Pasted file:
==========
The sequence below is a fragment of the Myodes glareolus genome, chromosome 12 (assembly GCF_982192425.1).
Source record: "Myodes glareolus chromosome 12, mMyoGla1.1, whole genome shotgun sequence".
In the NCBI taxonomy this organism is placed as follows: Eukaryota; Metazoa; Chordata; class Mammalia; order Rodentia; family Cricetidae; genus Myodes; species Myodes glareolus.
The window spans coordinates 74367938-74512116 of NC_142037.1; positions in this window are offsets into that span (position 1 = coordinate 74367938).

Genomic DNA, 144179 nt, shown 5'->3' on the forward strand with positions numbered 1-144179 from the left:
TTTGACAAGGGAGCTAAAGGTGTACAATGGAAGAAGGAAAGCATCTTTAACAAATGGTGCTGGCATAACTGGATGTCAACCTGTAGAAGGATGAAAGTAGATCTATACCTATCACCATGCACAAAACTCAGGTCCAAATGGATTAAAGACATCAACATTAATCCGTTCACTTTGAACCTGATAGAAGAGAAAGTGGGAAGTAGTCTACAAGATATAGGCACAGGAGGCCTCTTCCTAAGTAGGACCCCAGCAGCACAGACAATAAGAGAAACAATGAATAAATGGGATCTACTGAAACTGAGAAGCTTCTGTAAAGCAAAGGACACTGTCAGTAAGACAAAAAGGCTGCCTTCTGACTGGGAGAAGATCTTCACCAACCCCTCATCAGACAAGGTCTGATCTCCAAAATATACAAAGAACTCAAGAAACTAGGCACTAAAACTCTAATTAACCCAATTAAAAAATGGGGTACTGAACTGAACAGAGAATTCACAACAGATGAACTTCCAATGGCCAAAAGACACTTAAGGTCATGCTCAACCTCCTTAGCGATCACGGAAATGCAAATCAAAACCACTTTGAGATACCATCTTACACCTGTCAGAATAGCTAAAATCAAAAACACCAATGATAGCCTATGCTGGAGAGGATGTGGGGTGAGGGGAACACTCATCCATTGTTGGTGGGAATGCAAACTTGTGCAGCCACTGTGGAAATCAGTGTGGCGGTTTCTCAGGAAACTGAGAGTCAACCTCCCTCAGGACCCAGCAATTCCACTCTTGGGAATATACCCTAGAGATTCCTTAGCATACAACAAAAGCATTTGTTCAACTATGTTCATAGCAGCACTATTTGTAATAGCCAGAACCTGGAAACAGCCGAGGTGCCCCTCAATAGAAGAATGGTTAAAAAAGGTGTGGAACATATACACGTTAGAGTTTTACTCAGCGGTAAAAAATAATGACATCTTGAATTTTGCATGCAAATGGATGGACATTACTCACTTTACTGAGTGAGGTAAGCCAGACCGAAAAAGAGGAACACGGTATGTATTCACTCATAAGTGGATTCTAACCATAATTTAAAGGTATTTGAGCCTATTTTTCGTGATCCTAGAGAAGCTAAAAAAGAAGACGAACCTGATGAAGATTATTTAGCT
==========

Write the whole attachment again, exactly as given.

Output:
The sequence below is a fragment of the Myodes glareolus genome, chromosome 12 (assembly GCF_982192425.1).
Source record: "Myodes glareolus chromosome 12, mMyoGla1.1, whole genome shotgun sequence".
In the NCBI taxonomy this organism is placed as follows: Eukaryota; Metazoa; Chordata; class Mammalia; order Rodentia; family Cricetidae; genus Myodes; species Myodes glareolus.
The window spans coordinates 74367938-74512116 of NC_142037.1; positions in this window are offsets into that span (position 1 = coordinate 74367938).

Genomic DNA, 144179 nt, shown 5'->3' on the forward strand with positions numbered 1-144179 from the left:
TTTGACAAGGGAGCTAAAGGTGTACAATGGAAGAAGGAAAGCATCTTTAACAAATGGTGCTGGCATAACTGGATGTCAACCTGTAGAAGGATGAAAGTAGATCTATACCTATCACCATGCACAAAACTCAGGTCCAAATGGATTAAAGACATCAACATTAATCCGTTCACTTTGAACCTGATAGAAGAGAAAGTGGGAAGTAGTCTACAAGATATAGGCACAGGAGGCCTCTTCCTAAGTAGGACCCCAGCAGCACAGACAATAAGAGAAACAATGAATAAATGGGATCTACTGAAACTGAGAAGCTTCTGTAAAGCAAAGGACACTGTCAGTAAGACAAAAAGGCTGCCTTCTGACTGGGAGAAGATCTTCACCAACCCCTCATCAGACAAGGTCTGATCTCCAAAATATACAAAGAACTCAAGAAACTAGGCACTAAAACTCTAATTAACCCAATTAAAAAATGGGGTACTGAACTGAACAGAGAATTCACAACAGATGAACTTCCAATGGCCAAAAGACACTTAAGGTCATGCTCAACCTCCTTAGCGATCACGGAAATGCAAATCAAAACCACTTTGAGATACCATCTTACACCTGTCAGAATAGCTAAAATCAAAAACACCAATGATAGCCTATGCTGGAGAGGATGTGGGGTGAGGGGAACACTCATCCATTGTTGGTGGGAATGCAAACTTGTGCAGCCACTGTGGAAATCAGTGTGGCGGTTTCTCAGGAAACTGAGAGTCAACCTCCCTCAGGACCCAGCAATTCCACTCTTGGGAATATACCCTAGAGATTCCTTAGCATACAACAAAAGCATTTGTTCAACTATGTTCATAGCAGCACTATTTGTAATAGCCAGAACCTGGAAACAGCCGAGGTGCCCCTCAATAGAAGAATGGTTAAAAAAGGTGTGGAACATATACACGTTAGAGTTTTACTCAGCGGTAAAAAATAATGACATCTTGAATTTTGCATGCAAATGGATGGACATTACTCACTTTACTGAGTGAGGTAAGCCAGACCGAAAAAGAGGAACACGGTATGTATTCACTCATAAGTGGATTCTAACCATAATTTAAAGGTATTTGAGCCTATTTTTCGTGATCCTAGAGAAGCTAAAAAAGAAGACGAACCTGATGAAGATTATTTAGCT